There are surprising moments of camaraderie, aid from unseen allies, short stark moments of beauty and humanity amidst the torment. There is even humor. The riff on Siamese cats is LYAO...
There is also driving-by-the-seat-of-your-pants adventure, heartbreak, car chases, a few classic characters, a few moderns, the best classic car, and I can't talk about anything else or spoilers will fly out.
There are three messages that ring loud and clear above it all:
Love is the strongest power in the universe.
Take responsibility, be humble and ask forgiveness
Free will is the most precious gift imaginable, and the most underrated.
In reviews, readers throw around references to Orpheus, Dante's Inferno, Virgil's Aenead, Bosch's Underworld paintings, Robert Johnson's Crossroads, but they should also include the cult of Hades, Homer's Iliad and Odyssey , the Egyptian myth of judgment, paintings of the underworld by Bruegel, the Sumerian epic poem Gilgamesh, the Twelve Labors of Heracles, Persephone, Auguste Rodin's Orpheus and Eurydyce, the epic poem The Harrowing of Christ and many others. Don't expect to find these classics in recognizable form. For example, you won't find Dante's perfectly demarcated circles of Hell with a single type of suffering for a single sin, but there will be different sections of an infinite Hell for a single sin torment, including some from the Inferno and a sighting of Virgil with his lamp. Boyett has taken, in his words, a knife, to the abundance of source material and made it his own in some uniquely extraordinary ways. His choice of torments for specific sins is ferally imaginative, downright ghastly and all his own.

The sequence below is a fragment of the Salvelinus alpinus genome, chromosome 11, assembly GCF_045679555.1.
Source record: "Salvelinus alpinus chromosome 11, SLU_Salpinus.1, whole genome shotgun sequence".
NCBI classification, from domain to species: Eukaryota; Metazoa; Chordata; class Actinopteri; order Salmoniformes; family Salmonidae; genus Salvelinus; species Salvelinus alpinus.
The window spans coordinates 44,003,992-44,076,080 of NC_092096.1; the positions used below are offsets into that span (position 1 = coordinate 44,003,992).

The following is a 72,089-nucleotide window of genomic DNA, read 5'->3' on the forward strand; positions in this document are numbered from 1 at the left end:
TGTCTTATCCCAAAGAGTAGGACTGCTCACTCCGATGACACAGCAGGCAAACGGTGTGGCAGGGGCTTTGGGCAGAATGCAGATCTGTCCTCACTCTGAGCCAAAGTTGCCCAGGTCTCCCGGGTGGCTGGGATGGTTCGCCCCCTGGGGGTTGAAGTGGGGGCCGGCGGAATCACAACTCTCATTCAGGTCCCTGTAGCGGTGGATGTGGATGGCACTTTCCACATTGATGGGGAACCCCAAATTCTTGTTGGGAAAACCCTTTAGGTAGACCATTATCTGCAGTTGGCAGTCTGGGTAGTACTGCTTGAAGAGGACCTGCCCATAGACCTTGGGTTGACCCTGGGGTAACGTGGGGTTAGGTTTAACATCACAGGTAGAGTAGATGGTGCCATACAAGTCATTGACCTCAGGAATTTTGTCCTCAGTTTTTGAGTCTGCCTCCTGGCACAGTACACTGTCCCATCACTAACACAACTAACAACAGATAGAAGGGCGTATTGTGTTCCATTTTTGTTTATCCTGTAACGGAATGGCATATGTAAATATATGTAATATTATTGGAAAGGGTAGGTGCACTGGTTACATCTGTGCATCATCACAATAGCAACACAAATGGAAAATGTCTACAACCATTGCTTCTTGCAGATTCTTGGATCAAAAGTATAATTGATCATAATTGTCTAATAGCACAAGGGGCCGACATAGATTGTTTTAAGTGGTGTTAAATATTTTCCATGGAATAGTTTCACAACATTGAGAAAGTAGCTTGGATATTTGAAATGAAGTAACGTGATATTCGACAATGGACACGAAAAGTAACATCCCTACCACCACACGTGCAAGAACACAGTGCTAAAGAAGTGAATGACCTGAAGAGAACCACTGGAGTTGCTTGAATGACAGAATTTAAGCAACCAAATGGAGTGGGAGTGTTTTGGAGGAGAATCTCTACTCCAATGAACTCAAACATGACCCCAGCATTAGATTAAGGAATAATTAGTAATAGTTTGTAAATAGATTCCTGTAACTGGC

Boyett takes imagery to a new level, and frankly there were two times where I wished he wasn't quite so spectacular, as I keep seeing these images as I write this review. Keep reading! The text is salted with bits of light. Just wait until you get to the aqua-eyed, stone demon that flies on filagreed wings. Now that is goodness squared.
Niko's trip through hell cannot be described without spoilers. Just buy the damned book. You'll be thanking me later ( unless you abhor violence, then stop immediately).
If you appreciate the classics, are a sucker for true love and can handle the violence without tuning it out or skipping it, you have a wonderful experience just ahead. It was deeply emotional and more uplifting than any of the descriptions or reviews hinted.
The good stuff… The writing is brilliant. The words themselves are living, throbbing, moving creatures that crawl off the tablet and make your skin crawl. Difficult it is to find a page or passage that is devoid of poetic construction. The story is modern and pop culture and classic and ancient. There were prominent elements of Mortality Bridge that were spot light predictable, and yet it didn’t bother me in the least. It’s the journey, not the destination. The confluence of so many legends mixing together in Boyett’s “hadeography” created their own unpredictability where I would wonder if he would borrow from Faust or Milton or throw something downright weird into the mix. Red plastic beach shovels come to mind (shudder).
The bad stuff… The descriptions were awful to read, and I have a pretty strong stomach. I would never want my kids to read this book even when they reach their teens, and I have reservations over referring a friend or family member. Hermaphroditic demons who let it all hang out, the tortured methods of Hell’s denizens, the brutality of the finality of people’s existence for all eternity.
Which leads me to Mortality Bridge’s biggest problem: who is the audience? Horror enthusiasts won’t find the boogie man or vampires or zombies they crave. Christians will balk at some (but not all) of the theological choices Boyett makes with who he sends to Hell. Atheists will scoff at the mere concept of Heaven and Hell.
However a book’s rating should not suffer because of an unsure audience. The novel needs to stand or fall on its own merits, and there are many which lift Mortality Bridge high indeed. From the tragic meeting with Sam to the never-said-but-clearly-shown reason for the Drop, Niko’s painful journey is difficult to dislodge from memory.
P.S. While not a Christian story by any stretch, if Hell is half as bad as Steven Boyett depicts, this book will scare just about anyone into seeking salvation.